By Michelle Arthurs-Brennan published
See.Sense have announced a partnership that will see the intelligent bike light manufacturer become the 'Official Crowdsourced Data and Insight Supplier' for British Cycling.
The lights, initially funded via Kickstarter crowdfunding, use patented sensor technology to monitor cyclist's experiences, providing real-time information on collisions and near-misses, road surface, journey flow, speed and dwell times.
The light also adjusts inline with the rider's environment and movement - becoming brighter and flashing more quickly when risk is greater - such as at junctions and roundabouts. Brightness levels reduce when it's lighter outside, saving battery life.
Insights will be recorded by cyclists using the See.Sense mobile app, and will be relayed to British Cycling. The national governing body for cycling will also offer its 144,000 members discounts with See.Sense.
See.Sense's insights have already been used in Manchester, where smart city demonstrator CityVerve used the information to support its planning for cycle infrastructure investment and policies to promote cycling.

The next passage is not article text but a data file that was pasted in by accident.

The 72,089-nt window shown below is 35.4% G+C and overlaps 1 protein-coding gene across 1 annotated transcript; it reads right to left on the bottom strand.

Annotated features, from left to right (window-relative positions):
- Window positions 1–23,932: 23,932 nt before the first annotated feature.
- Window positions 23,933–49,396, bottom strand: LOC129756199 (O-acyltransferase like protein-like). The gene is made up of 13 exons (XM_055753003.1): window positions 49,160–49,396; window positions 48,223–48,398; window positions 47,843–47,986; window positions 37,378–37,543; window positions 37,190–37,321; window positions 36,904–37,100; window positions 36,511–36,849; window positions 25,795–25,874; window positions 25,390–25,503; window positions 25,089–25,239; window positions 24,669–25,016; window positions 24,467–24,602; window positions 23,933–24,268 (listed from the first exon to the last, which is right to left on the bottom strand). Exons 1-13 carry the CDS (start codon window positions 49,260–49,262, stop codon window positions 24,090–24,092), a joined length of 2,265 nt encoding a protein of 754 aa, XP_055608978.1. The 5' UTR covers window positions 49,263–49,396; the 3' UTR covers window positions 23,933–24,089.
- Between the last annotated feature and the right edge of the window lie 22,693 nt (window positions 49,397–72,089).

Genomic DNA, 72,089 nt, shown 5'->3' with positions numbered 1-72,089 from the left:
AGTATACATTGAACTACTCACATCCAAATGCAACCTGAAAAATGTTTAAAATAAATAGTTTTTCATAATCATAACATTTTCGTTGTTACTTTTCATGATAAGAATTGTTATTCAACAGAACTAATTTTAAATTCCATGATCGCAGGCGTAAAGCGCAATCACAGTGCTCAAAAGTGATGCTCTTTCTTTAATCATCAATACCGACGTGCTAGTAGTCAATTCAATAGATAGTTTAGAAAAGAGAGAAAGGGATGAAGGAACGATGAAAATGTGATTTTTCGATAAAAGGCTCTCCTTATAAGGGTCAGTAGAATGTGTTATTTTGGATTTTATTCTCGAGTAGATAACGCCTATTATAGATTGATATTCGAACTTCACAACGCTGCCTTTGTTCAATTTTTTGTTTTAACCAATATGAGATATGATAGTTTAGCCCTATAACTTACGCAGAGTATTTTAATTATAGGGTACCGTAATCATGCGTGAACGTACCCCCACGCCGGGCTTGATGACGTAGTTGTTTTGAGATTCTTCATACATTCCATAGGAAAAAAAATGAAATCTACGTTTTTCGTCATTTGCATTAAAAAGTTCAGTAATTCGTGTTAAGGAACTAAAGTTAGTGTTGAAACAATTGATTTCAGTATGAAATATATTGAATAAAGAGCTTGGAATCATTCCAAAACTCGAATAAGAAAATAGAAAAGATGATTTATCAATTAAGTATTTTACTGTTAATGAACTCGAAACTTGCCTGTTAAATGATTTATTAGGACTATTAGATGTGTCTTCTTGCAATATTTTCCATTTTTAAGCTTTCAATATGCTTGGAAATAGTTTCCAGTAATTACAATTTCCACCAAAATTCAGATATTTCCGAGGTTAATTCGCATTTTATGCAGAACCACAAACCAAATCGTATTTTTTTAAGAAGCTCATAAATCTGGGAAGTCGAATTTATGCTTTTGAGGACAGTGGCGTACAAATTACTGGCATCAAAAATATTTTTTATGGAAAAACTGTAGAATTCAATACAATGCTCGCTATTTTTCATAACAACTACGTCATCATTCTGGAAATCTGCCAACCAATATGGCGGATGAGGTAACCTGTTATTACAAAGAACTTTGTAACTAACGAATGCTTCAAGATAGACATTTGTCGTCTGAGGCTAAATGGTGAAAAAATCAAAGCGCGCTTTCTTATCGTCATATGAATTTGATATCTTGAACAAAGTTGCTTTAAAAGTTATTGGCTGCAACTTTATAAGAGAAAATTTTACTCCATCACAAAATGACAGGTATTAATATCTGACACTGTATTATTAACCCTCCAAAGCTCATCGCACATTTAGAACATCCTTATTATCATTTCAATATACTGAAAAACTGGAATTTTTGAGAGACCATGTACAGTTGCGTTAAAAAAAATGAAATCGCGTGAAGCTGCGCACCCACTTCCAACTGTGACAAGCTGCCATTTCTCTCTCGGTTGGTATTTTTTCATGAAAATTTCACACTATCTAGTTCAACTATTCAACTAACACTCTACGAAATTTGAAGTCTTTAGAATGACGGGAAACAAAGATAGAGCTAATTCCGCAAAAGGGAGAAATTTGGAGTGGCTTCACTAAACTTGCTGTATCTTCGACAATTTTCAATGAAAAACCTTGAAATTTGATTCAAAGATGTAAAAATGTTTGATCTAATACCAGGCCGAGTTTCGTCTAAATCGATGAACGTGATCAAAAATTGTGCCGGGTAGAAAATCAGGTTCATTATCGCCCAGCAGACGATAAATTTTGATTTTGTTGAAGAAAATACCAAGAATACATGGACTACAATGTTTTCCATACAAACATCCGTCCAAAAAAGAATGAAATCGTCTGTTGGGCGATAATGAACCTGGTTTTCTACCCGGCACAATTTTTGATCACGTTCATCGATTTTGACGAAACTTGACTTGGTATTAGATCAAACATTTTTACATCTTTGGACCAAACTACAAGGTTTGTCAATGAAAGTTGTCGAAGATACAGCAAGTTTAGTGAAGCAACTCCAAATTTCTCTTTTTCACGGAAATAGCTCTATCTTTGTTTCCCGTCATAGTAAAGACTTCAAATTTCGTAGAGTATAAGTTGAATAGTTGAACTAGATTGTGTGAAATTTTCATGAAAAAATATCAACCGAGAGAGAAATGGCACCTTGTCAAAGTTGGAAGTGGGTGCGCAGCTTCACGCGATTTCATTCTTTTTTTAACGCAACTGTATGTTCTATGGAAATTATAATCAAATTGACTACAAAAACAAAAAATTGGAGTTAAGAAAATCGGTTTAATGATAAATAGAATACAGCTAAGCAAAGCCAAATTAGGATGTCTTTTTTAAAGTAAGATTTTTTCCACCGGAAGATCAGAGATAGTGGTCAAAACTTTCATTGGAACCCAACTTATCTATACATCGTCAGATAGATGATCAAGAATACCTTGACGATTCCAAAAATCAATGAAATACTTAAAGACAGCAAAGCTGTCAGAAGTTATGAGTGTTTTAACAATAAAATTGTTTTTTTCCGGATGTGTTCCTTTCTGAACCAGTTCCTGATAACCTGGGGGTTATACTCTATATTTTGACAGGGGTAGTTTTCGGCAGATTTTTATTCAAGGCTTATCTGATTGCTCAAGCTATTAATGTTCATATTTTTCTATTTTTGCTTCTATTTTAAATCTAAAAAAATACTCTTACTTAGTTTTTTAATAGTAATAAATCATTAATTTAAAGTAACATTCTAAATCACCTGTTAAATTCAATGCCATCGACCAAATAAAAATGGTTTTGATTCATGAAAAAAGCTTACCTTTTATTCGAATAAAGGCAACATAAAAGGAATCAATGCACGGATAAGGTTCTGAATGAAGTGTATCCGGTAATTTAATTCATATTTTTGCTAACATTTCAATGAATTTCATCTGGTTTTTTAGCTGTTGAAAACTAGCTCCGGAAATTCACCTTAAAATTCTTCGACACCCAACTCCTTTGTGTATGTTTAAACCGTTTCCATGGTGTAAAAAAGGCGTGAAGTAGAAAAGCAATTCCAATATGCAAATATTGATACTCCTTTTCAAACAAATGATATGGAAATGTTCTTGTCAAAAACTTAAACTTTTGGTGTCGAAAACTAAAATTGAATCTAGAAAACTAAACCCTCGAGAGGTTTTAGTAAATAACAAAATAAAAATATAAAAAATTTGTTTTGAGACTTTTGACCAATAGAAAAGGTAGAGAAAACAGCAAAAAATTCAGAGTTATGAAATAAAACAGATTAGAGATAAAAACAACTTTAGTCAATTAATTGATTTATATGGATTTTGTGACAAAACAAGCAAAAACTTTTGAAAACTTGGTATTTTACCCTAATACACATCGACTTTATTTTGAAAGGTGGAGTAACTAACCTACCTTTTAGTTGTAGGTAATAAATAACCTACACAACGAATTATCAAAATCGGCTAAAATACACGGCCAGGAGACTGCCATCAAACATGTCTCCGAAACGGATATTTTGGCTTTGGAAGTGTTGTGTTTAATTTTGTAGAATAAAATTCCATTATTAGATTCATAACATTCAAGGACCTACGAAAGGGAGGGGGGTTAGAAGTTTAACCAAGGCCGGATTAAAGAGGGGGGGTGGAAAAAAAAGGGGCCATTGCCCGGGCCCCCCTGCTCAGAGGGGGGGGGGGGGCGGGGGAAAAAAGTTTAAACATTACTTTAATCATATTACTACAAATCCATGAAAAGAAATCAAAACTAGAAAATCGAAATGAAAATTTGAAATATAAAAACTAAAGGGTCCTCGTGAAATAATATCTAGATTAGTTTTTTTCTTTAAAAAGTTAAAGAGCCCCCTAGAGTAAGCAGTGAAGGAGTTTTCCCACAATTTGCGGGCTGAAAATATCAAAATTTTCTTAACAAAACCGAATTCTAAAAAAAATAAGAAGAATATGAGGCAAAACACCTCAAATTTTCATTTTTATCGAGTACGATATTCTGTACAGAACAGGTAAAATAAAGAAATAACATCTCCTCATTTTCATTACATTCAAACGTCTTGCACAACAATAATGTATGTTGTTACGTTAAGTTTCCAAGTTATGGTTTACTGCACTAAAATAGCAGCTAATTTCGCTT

Philip McAleese, CEO at See.Sense, said: “At See.Sense we want to make cycling better. Cycling that’s safer, more convenient and more enjoyable for everyone. Today’s announcement will speed up this process as we work closely with British Cycling and local authorities to implement the changes required from our rider insights.
“Now, every time someone cycles with a See.Sense light on, they’ll know that they’re not only more visible on their ride, but that they’re also empowered to help make cycling better for everyone.”
British Cycling’s Commercial Director, Jonathan Rigby, added: “This is a really exciting partnership for both our members, the See.Sense community and cyclists across Britain.
“Our aim is to inspire and support people to cycle more regularly. The data generated by See.Sense lights will provide us with valuable insights, enabling us to guide national and local government on the smartest and most effective cycling infrastructure investments.”
Cycling Weekly's Tech Editor Michelle Arthurs-Brennan is a traditional journalist by trade, having begun her career working for a local newspaper before spending a few years at Evans Cycles, then combining the two with a career in cycling journalism.
When not typing or testing, Michelle is a road racer who also enjoys track riding and the occasional time trial, though dabbles in off-road riding too (either on a mountain bike, or a 'gravel bike'). She is passionate about supporting grassroots women's racing and founded the women's road race team 1904rt.
Favourite bikes include a custom carbon Werking road bike as well as the Specialized Tarmac SL6.
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